Oxburgh Hall's Roof Project

Project
A view of the scaffolding in the courtyard from the roof

It’s understandable for a building over 500 years old to show signs of aging. However, following the unexpected collapse of a dormer window at Oxburgh Hall in 2016, a structural weakness to the roofline was exposed. Now we’re undertaking the most ambitious conservation project we’ve ever carried out. 

The £6million project, which will take us until 2021 to complete, will see repairs carried out to the roof, windows, chimneys and medieval gatehouse façade, securing Oxburgh’s future and the collection within. 

Defiantly enduring the test of time, Oxburgh and the Bedingfeld family have seen many ups and downs in its history. This current work will be a scene not too dissimilar to one from the 19th century, when the 6th Baronet and his son last carried out work of this scale and when many of the architectural features requiring repair, such as the ornate chimneys and windows, were added. 

In order for us to carry out the work, a highly complex engineer-designed scaffold will be erected around Oxburgh Hall for the duration of the project. The design, which is the largest scaffolding structure we've ever attempted in the East, has had to overcome the added complication that the 500 year old building is surrounded by a moat. 

Although the building will be wrapped in scaffolding whilst the work takes place, the next two years will be a really exciting time to visit Oxburgh Hall. The National Lottery Heritage Fund has awarded us £132,900, thanks to money raised by National Lottery players, to provide a new experience called Endurance that will enable you to delve deeper into Oxburgh’s story. This will also help towards repairs, enabling us to carry out research and provide new opportunities for heritage trainees.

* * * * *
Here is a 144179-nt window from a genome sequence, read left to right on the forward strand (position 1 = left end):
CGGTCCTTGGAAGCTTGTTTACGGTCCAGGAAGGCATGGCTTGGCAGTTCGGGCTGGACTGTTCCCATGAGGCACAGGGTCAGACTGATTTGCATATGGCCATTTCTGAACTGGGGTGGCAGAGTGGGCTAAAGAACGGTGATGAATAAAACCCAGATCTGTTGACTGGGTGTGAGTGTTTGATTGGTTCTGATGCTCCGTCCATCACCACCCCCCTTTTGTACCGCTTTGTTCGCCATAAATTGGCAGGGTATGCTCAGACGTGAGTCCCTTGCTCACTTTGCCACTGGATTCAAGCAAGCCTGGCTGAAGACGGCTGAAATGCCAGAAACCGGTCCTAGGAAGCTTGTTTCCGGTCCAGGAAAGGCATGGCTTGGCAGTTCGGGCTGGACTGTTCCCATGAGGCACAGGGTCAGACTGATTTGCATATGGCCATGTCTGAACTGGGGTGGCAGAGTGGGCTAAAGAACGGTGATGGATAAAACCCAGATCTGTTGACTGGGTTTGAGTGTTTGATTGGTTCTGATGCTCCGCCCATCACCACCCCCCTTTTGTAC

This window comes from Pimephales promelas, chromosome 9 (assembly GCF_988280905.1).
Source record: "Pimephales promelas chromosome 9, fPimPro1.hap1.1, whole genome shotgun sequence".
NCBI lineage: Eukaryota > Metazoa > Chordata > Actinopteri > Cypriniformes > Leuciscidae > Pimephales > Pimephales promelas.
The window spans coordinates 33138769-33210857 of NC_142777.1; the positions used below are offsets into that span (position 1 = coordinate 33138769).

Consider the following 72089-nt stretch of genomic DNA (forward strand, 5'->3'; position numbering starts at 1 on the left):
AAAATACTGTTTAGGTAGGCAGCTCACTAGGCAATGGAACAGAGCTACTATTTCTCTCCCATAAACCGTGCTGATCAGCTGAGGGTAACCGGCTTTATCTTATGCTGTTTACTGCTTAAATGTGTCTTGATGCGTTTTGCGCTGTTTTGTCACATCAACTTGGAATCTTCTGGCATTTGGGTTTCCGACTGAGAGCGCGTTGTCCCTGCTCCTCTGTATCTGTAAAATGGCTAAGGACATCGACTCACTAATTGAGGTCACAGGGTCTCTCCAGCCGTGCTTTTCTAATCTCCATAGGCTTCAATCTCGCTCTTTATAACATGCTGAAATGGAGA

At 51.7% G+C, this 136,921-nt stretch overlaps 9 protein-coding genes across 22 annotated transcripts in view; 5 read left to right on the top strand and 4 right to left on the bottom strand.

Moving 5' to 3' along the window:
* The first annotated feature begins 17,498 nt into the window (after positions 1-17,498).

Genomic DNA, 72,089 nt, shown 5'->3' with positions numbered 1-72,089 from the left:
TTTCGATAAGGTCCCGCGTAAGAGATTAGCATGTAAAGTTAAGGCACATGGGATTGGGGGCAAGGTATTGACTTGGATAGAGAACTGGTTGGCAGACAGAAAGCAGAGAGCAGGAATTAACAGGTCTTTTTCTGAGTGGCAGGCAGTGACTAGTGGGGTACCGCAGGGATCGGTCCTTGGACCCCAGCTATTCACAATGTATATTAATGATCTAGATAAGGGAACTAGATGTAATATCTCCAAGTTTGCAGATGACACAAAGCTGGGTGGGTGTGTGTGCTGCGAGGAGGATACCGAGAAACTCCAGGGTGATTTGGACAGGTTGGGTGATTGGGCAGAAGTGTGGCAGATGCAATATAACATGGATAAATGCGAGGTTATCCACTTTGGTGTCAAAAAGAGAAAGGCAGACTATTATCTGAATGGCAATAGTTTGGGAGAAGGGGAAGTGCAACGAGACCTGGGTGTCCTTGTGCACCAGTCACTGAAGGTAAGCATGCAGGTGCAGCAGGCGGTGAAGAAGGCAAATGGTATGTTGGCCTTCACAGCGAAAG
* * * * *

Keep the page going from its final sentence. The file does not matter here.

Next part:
We’re also extremely grateful to The Wolfson Foundation for supporting the project with £100,000 towards repairs, as well as many of you who have already donated to our roof appeal or supported us through visiting or spending money in the tea-room, shop and bookshop. 

Roof repairs

Scaffolding on the roof at Oxburgh

9,000 roof tiles

The tiles now in need of repair are black-glazed pantiles, bought by the 4th Baronet to replace the originals in the 1770s. At the time of purchase he noted he required 50,000 pan-tiles and 800 ridge-tiles from Holland. Many are now weatherworn, cracked and damaged. 

A decorative chimney at Oxburgh Hall

27 chimneys

These elaborate chimneys are standing tall (if somewhat wonky) on the roof of Oxburgh Hall and with the help of Bulmer Brick & Tile Company, who have the original moulds, those in need of repair will have hand-made bricks created that look like they’ve always been there.

Dormer windows at Oxburgh Hall in Norfolk

14 dormer windows

We have 14 dormer windows of varying shapes and sizes, all of which need dismantling and rebuilding. The dormers were added in the 19th century and although they’ve held on well for the last 150 years, the collapse of one in 2016 made it clear they’re in need of some TLC.

Story of endurance

A picture of visitors investigating a project in progress

Behind the scenes

Whilst the work takes place, we’ll need to empty the attics and move some collection items into storage or to other areas of the house. Look out for our new programme of tours and talks that begin in 2020, which will give you the chance to find out what we’re up to.